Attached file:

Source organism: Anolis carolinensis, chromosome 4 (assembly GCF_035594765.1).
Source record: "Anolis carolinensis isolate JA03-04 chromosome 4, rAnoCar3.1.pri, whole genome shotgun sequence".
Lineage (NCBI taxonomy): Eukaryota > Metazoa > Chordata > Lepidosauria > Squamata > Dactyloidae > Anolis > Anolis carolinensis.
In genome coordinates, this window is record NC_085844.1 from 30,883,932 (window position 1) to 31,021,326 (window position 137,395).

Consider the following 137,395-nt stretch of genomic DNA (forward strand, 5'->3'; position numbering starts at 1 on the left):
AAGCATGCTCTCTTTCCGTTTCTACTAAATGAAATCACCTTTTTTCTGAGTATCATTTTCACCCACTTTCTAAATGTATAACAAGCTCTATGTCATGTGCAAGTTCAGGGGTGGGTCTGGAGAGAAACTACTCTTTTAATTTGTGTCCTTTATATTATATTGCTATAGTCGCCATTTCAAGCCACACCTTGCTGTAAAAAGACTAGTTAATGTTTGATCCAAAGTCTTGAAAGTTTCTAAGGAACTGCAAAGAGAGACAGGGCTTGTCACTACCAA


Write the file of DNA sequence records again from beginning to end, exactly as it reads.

Source organism: Anolis carolinensis, chromosome 4 (assembly GCF_035594765.1).
Source record: "Anolis carolinensis isolate JA03-04 chromosome 4, rAnoCar3.1.pri, whole genome shotgun sequence".
Lineage (NCBI taxonomy): Eukaryota > Metazoa > Chordata > Lepidosauria > Squamata > Dactyloidae > Anolis > Anolis carolinensis.
In genome coordinates, this window is record NC_085844.1 from 30,883,932 (window position 1) to 31,021,326 (window position 137,395).

Consider the following 137,395-nt stretch of genomic DNA (forward strand, 5'->3'; position numbering starts at 1 on the left):
AAGCATGCTCTCTTTCCGTTTCTACTAAATGAAATCACCTTTTTTCTGAGTATCATTTTCACCCACTTTCTAAATGTATAACAAGCTCTATGTCATGTGCAAGTTCAGGGGTGGGTCTGGAGAGAAACTACTCTTTTAATTTGTGTCCTTTATATTATATTGCTATAGTCGCCATTTCAAGCCACACCTTGCTGTAAAAAGACTAGTTAATGTTTGATCCAAAGTCTTGAAAGTTTCTAAGGAACTGCAAAGAGAGACAGGGCTTGTCACTACCAA